Weight loss after bariatric surgery or after multiple pregnancies can create sagging skin and fat in several areas of the body including the thighs. I treat lateral thigh lift mostly with liposuction but also have performed direct excision of profound excess skin and bulging. More commonly patients seek improvement of their inner thighs. If fat alone is the issue, then conservative liposuction may be of benefit. But like all other things in medicine, we must determine the diagnosis. If the diagnosis is excess skin and fat of the inner thighs, then a thigh lift is indicated.
Usually the excess skin and fat is circumferential or around the thigh. Therefore, the incision must be vertical. It begins at the groin crease and extends to usually just above the knee. More modest excisions will have a shorter scar. Additionally, some degree of adjustment in the groin area may be a requirement. Sometimes in the form of a T at the upper groin area.
Body contouring patients in my practice must acknowledge that they rather have the scar with the improved contour more than they want the excess tissue. This is their way of saying of course I want the best scar. However, I’d rather have the improvement of the thinner smoother firmer inner thighs.
Nonsurgical Thigh Lifts
Nonsurgical thigh lifts are counterproductive because they usually minimally address the excess skin. The application of energy to the skin of the medial thigh can take one of several forms. Either laser or radiofrequency. Neither of which will give the maximum improvement.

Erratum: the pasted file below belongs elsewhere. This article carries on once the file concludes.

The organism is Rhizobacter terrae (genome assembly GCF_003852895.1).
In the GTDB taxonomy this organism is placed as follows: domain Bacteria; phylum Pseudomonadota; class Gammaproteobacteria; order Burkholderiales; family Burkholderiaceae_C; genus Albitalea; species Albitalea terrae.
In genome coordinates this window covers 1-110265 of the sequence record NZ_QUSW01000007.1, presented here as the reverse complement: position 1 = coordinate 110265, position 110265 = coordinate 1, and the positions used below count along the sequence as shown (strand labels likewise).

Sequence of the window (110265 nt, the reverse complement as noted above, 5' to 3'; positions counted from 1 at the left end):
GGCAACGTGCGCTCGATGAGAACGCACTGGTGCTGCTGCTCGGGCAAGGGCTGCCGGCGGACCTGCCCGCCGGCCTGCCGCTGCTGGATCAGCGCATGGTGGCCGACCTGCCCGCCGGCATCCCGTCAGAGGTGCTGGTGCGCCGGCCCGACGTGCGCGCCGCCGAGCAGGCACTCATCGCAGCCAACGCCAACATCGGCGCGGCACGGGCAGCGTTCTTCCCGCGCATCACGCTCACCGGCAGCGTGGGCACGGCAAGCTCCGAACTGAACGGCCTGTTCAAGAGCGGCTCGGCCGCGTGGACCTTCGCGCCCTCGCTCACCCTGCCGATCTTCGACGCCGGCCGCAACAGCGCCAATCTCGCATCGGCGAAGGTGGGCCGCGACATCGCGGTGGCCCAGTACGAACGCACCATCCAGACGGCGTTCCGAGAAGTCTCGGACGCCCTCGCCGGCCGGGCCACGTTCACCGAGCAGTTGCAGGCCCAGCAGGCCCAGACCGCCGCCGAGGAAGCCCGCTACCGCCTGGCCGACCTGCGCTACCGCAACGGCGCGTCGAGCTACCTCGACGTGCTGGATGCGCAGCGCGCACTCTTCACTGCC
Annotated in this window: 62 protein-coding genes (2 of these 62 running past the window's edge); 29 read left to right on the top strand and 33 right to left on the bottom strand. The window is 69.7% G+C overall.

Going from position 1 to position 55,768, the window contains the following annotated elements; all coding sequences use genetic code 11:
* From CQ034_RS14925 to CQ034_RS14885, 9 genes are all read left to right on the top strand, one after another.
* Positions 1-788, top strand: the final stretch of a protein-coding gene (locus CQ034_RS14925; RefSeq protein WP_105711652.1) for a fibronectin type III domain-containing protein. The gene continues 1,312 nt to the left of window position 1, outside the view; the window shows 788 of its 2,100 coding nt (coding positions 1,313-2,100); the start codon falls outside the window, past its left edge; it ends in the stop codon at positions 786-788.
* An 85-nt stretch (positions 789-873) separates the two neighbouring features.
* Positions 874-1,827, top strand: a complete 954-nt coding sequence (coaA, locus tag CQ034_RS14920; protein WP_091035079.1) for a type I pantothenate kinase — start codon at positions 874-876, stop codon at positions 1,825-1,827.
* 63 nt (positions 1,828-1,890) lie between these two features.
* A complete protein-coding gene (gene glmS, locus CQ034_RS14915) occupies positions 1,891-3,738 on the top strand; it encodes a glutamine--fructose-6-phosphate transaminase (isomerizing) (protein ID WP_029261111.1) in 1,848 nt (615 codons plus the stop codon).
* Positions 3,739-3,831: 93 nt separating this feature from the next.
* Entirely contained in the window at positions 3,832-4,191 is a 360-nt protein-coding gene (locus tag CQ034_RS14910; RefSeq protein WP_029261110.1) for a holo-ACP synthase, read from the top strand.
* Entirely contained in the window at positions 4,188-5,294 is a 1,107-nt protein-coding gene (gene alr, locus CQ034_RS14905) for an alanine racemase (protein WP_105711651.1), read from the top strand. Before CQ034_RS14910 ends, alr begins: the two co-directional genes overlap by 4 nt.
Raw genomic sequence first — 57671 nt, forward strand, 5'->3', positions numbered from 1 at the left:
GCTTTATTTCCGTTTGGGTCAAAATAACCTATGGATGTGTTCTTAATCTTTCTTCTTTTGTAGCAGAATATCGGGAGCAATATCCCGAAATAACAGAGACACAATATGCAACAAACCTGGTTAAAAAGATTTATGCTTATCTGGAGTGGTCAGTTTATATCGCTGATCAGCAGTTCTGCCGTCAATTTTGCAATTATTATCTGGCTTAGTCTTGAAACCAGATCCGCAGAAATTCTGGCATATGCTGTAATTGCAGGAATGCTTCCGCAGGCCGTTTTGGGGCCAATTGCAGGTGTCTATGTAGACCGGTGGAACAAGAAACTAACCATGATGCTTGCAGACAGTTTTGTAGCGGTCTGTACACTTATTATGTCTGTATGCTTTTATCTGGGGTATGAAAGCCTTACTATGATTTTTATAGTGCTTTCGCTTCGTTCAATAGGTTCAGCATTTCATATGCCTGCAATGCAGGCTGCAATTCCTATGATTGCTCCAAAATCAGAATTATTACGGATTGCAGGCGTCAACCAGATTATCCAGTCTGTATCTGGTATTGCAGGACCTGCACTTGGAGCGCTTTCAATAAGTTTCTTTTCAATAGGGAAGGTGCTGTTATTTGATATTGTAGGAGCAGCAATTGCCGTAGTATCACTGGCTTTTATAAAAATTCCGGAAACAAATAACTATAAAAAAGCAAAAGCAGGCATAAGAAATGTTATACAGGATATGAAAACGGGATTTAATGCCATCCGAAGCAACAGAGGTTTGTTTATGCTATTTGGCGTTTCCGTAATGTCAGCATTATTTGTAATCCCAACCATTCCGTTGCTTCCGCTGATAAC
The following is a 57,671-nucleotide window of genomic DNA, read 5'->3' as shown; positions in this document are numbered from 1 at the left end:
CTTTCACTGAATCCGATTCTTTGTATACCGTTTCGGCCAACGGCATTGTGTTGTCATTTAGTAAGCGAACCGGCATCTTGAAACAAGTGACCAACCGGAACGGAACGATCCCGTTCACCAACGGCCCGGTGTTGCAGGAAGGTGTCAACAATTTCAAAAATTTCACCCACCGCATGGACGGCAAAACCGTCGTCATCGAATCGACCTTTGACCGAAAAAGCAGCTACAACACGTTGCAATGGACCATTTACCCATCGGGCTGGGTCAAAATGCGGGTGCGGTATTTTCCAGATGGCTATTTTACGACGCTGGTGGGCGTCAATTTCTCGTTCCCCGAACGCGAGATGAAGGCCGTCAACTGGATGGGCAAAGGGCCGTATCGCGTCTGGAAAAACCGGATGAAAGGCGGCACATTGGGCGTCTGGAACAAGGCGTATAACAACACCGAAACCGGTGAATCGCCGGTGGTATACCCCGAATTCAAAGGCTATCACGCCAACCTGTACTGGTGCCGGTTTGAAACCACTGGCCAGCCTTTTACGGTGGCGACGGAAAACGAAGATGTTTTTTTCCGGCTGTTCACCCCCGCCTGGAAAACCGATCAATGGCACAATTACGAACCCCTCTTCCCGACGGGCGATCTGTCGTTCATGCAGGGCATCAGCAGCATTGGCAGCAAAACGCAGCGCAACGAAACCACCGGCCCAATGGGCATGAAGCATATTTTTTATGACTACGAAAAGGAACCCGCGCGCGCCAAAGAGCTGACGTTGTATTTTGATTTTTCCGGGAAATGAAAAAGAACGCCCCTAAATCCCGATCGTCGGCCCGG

Scar length in a thigh lift is determined by the degree of excess. Usually from the inner groin area down to just above the knee. As stated in some instances this scar can be shorter. Closure of the medial thigh lift incision is a challenge. This is because of the post-operative activity of the patient. These scars have a tendency to widen and possibly separate over small areas. Suture closure is essential. And, I perform a very meticulous layer closure with most all of the stitches internal. I usually follow with Steri-Strips and a compression garment. Usually, an ace wrapping for the first several days and then switch out to a compression garment. This plays a very important role in molding and compressing this surgical site.
Recovery can be 4 to 6 weeks or possibly two months. This depends upon the quality of the healing incision. As I state above, once the initial wrap is taken away the compression garment is worn for several weeks postoperatively. Patients are usually very happy with this operation and its improvement once they accept the incision site.